How to Start Training Your Puppy: Where to Start Puppy Training

Where to Start Puppy Training


Puppies are constantly learning from their surroundings, the environment with
other dogs and people, and direct training.

This establishes a crucial foundation that will pave the way for their
adulthood. Puppies who receive proper socialization and basic puppy training
grow into confident adult dogs.

To set yourself and your puppy up for success, follow this step-by-step puppy
training guide.

When Can You Start Puppy Training?

Puppy training begins as soon as you bring your puppy home, which is usually
around 8 weeks old. They can learn basic puppy training cues like sit, stay,
and come at this young age.

Puppy Training Suggestions

To get you started, here are some basic puppy training tips.

Positive reinforcement should be used.

You may have heard about or even seen in person with a dog trainer a variety of
methods for training your puppy. But there is only one way to train that is
both good and supported by science, and that is positive reinforcement.

Giving a reward to encourage a desired behavior is known as positive
reinforcement. Punishment, such as harsh corrections, correcting devices like
shock, choke, and prong collars, and dominance-based handling techniques,
should be avoided because they can have long-term consequences that cause your
dog to develop fear and anxiety as an adult.

To put this into practice, first determine which rewards are most effective for
your puppy. Some puppies will be happy to train with a piece of their regular
food, while others will need something more tasty, like a special training

Then there are puppies who are not at all motivated by food! Try to find a toy
that they enjoy that they can get when they do a good job for those puppies.
Positive reinforcement for a puppy can also be accomplished through praise.
Basic puppy training may only require petting or showing excitement and saying
“good job!”

Shorten your training sessions.

Keep the sessions short, around 5 minutes each, and aim for a total of 15
minutes per day when training a basic cue. Because puppies have short attention
spans, end your session on a positive note to keep them interested in the next

When training your puppy, be consistent.

It’s important to maintain a consistent approach to cues and training. When
teaching your puppy basic cues like sit, stay, and come, use the same word
and/or hand signal.

It’s also important to consistently reinforce desired behaviors, even when it’s
inconvenient. So, if your puppy is at the door and needs to go outside to pee,
stop what you’re doing, let them out, and praise them for going outside to pee.

Practice in a variety of settings.

Taking your puppy to a new location, such as a park or the beach, and asking
for a cue is very different from training in an environment. This is because
they will be exposed to a wide range of new sights and smells outside the

Make an effort to practice in various settings to set your dog up to be
confident in any situation. Please keep in mind that puppies shouldn’t be
around big groups of dogs until they’ve had all of their puppy shots.

Wait patiently!

Puppies, like young children, are growing and learning. They are bound to make
mistakes and may not always comprehend what you are asking.

Stick with it and don’t get frustrated because all puppies learn at different
rates. Keeping a regular schedule for feeding, going to the bathroom, napping,
and playing will help your puppy feel safe. A safe puppy is ready and able to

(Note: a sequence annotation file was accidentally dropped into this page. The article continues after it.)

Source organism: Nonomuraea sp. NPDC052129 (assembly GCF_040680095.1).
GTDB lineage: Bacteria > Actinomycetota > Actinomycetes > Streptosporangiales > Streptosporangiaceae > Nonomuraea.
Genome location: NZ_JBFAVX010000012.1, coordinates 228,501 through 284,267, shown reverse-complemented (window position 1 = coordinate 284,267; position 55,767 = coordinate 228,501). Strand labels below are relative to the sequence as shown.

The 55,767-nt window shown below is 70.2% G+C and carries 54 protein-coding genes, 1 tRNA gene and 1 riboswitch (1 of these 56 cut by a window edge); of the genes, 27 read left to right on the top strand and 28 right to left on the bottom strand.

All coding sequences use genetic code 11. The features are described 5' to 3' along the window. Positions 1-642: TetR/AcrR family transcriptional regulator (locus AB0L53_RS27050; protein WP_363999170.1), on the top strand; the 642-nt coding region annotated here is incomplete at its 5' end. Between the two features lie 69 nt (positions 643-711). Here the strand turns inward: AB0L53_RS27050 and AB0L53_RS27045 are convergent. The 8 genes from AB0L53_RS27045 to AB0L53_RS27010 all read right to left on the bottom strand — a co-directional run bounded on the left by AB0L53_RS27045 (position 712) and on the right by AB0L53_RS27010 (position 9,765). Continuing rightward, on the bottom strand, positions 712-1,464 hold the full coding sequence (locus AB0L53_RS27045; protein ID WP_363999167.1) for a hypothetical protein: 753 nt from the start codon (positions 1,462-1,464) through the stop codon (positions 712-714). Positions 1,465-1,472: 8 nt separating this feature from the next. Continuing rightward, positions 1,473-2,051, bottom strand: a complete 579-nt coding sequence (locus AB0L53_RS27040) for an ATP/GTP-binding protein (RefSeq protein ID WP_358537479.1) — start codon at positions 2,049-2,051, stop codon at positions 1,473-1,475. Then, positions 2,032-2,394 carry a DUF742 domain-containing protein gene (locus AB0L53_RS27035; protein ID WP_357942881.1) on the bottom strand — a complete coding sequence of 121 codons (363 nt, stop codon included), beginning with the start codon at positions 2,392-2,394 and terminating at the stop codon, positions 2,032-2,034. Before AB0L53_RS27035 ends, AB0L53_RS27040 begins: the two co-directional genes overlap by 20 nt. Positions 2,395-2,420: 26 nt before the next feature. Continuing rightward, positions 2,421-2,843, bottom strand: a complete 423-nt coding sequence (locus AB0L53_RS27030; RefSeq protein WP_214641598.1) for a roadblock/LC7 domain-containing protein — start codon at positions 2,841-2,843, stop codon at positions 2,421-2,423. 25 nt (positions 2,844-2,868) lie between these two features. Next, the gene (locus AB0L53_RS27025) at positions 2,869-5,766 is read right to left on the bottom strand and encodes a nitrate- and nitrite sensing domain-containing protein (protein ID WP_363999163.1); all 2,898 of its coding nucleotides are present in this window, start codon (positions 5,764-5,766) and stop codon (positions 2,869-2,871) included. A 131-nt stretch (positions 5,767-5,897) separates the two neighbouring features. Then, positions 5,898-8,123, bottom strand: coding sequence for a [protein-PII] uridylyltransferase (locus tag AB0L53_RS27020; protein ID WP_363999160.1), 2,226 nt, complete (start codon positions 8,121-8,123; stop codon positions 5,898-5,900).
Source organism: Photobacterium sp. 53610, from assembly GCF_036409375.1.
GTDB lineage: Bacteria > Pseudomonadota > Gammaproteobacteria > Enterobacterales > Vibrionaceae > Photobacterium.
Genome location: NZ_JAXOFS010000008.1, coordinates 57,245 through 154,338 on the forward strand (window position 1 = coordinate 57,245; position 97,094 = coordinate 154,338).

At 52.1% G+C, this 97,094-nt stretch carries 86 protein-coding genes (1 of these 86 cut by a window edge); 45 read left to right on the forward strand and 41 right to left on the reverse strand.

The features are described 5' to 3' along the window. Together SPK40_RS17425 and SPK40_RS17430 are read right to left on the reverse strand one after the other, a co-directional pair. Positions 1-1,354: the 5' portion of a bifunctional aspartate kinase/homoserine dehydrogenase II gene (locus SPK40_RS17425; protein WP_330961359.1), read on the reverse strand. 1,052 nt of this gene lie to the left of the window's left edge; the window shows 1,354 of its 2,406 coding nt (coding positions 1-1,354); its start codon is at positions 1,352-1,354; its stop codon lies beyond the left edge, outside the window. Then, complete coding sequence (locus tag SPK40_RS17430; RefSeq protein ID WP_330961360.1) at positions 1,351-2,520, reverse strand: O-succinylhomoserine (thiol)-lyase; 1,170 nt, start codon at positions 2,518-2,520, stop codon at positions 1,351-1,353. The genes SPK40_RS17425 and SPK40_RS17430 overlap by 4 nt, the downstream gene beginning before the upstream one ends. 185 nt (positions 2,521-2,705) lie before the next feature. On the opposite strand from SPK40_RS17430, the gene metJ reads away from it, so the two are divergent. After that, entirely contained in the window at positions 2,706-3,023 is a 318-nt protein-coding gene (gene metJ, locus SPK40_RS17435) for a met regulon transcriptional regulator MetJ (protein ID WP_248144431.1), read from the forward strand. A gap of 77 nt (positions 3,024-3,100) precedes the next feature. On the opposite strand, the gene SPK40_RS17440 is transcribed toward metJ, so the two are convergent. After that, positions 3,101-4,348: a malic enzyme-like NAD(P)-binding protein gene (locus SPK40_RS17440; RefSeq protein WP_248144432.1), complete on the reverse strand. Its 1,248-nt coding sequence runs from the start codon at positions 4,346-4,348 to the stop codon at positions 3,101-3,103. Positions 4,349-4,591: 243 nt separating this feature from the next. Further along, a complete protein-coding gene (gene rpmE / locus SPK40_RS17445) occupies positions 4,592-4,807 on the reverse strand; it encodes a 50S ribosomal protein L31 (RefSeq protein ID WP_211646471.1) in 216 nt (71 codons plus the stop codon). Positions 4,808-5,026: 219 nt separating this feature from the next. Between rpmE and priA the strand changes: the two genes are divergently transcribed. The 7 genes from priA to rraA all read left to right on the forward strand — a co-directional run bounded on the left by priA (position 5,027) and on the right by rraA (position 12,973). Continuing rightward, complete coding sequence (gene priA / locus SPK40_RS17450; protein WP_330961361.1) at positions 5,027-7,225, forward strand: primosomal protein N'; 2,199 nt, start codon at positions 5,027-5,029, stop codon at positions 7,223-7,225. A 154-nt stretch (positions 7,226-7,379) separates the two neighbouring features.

Timeline for Basic Puppy Training

7-8 Weeks of Age

Basic Inputs (Sit, Stay, Come)

As early as 7 weeks old, you can start with basic cues:

  • Say a cue once, such as “sit.”
  • Position your dog in a sitting position with a treat.
  • Once your puppy is sitting, reward him with a treat and some praise.

Training on Leashes

At this age, you can start leash training indoors. Because puppies do not yet
have all of their vaccinations, it is dangerous for them to walk around where
other dogs do.

Begin by putting them in the collar/harness for short periods of time and
rewarding them with treats.Slowly increase the duration. Once your puppy knows
how to come to you, you can walk around inside on a leash with no distractions.
Once your puppy has received all of its vaccinations, you can take the training

Handling in general,

Allow your puppy to become accustomed to being touched. While rewarding them,
gently rub their ears and paws. This will make them accustomed to having those
areas touched, making future veterinary visits and nail trimmings less

8–10 weeks old

Crate training

Your puppy should regard their crate as a secure and relaxing environment.
Start by bringing them to their crate at 10-minute intervals when they are
calm. Reward them with a treat for entering their crate. To create a positive
environment, you can even feed them in their crate.

10 to 12 weeks.

Learning to Avoid Biting

At this age, puppies become obnoxious. They explore their world by putting
things in their mouths, but it’s important to teach them not to bite their
hands or ankles. Redirect them to a more appropriate object to bite, such as a
toy, when they start biting at you.

12 to 16 weeks

Toilet Training

For potty training, sticking to a schedule is important. Take your puppy out
first thing in the morning, after eating, and after playtime and naps all day.
They should have enough bladder control at this point to learn to hold it.
Every time your puppy uses the bathroom outside, reward them with a treat.

6 months of age

By this time, puppies have reached adolescence, which is the most difficult
stage to begin training at. That is why it is important to start training them
at a young age! At this stage, you’ll keep training them to solidify and
improve their skills in more public and distracting places, like dog parks.